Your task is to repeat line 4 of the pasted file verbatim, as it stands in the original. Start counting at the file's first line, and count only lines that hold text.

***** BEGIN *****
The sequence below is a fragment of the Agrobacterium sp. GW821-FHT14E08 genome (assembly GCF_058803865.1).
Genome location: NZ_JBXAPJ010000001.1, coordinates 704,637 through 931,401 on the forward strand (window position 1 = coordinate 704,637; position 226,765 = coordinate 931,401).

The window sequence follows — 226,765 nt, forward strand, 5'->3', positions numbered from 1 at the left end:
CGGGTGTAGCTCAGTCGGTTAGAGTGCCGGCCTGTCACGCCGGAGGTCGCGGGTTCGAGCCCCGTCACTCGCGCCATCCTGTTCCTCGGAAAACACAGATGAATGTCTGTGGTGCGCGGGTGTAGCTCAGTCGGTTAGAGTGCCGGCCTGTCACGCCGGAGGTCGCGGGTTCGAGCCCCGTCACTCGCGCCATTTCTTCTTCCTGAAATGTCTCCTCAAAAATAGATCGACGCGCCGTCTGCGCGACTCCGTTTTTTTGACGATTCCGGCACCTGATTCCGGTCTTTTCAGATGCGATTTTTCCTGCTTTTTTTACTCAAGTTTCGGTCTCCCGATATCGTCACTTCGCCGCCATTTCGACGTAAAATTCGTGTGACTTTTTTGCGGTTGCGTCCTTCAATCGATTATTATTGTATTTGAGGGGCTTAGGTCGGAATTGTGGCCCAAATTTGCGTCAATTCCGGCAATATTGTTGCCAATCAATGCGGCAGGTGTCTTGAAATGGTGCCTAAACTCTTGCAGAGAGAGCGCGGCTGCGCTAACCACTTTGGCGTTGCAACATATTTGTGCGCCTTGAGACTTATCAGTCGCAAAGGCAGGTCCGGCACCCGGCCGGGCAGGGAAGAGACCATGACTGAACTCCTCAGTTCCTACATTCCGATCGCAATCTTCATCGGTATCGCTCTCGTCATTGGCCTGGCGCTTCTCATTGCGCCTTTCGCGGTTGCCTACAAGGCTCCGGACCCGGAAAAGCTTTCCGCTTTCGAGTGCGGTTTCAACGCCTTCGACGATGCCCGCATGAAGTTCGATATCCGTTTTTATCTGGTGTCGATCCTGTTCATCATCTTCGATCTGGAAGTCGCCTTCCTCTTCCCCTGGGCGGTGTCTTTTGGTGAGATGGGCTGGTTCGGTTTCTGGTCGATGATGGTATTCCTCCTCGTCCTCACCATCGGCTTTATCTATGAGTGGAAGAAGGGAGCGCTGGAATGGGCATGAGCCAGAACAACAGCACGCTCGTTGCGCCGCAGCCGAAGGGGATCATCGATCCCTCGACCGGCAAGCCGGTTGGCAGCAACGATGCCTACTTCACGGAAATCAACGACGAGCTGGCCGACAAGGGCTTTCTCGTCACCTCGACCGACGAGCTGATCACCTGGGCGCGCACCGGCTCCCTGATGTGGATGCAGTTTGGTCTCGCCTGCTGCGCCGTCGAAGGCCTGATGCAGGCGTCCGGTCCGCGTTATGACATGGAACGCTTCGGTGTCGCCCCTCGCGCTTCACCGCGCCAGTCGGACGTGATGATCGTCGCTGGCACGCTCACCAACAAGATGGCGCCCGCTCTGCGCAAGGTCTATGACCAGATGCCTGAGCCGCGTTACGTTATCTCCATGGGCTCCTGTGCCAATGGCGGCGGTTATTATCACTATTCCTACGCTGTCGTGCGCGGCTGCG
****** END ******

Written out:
CGGGTGTAGCTCAGTCGGTTAGAGTGCCGGCCTGTCACGCCGGAGGTCGCGGGTTCGAGCCCCGTCACTCGCGCCATCCTGTTCCTCGGAAAACACAGATGAATGTCTGTGGTGCGCGGGTGTAGCTCAGTCGGTTAGAGTGCCGGCCTGTCACGCCGGAGGTCGCGGGTTCGAGCCCCGTCACTCGCGCCATTTCTTCTTCCTGAAATGTCTCCTCAAAAATAGATCGACGCGCCGTCTGCGCGACTCCGTTTTTTTGACGATTCCGGCACCTGATTCCGGTCTTTTCAGATGCGATTTTTCCTGCTTTTTTTACTCAAGTTTCGGTCTCCCGATATCGTCACTTCGCCGCCATTTCGACGTAAAATTCGTGTGACTTTTTTGCGGTTGCGTCCTTCAATCGATTATTATTGTATTTGAGGGGCTTAGGTCGGAATTGTGGCCCAAATTTGCGTCAATTCCGGCAATATTGTTGCCAATCAATGCGGCAGGTGTCTTGAAATGGTGCCTAAACTCTTGCAGAGAGAGCGCGGCTGCGCTAACCACTTTGGCGTTGCAACATATTTGTGCGCCTTGAGACTTATCAGTCGCAAAGGCAGGTCCGGCACCCGGCCGGGCAGGGAAGAGACCATGACTGAACTCCTCAGTTCCTACATTCCGATCGCAATCTTCATCGGTATCGCTCTCGTCATTGGCCTGGCGCTTCTCATTGCGCCTTTCGCGGTTGCCTACAAGGCTCCGGACCCGGAAAAGCTTTCCGCTTTCGAGTGCGGTTTCAACGCCTTCGACGATGCCCGCATGAAGTTCGATATCCGTTTTTATCTGGTGTCGATCCTGTTCATCATCTTCGATCTGGAAGTCGCCTTCCTCTTCCCCTGGGCGGTGTCTTTTGGTGAGATGGGCTGGTTCGGTTTCTGGTCGATGATGGTATTCCTCCTCGTCCTCACCATCGGCTTTATCTATGAGTGGAAGAAGGGAGCGCTGGAATGGGCATGAGCCAGAACAACAGCACGCTCGTTGCGCCGCAGCCGAAGGGGATCATCGATCCCTCGACCGGCAAGCCGGTTGGCAGCAACGATGCCTACTTCACGGAAATCAACGACGAGCTGGCCGACAAGGGCTTTCTCGTCACCTCGACCGACGAGCTGATCACCTGGGCGCGCACCGGCTCCCTGATGTGGATGCAGTTTGGTCTCGCCTGCTGCGCCGTCGAAGGCCTGATGCAGGCGTCCGGTCCGCGTTATGACATGGAACGCTTCGGTGTCGCCCCTCGCGCTTCACCGCGCCAGTCGGACGTGATGATCGTCGCTGGCACGCTCACCAACAAGATGGCGCCCGCTCTGCGCAAGGTCTATGACCAGATGCCTGAGCCGCGTTACGTTATCTCCATGGGCTCCTGTGCCAATGGCGGCGGTTATTATCACTATTCCTACGCTGTCGTGCGCGGCTGCG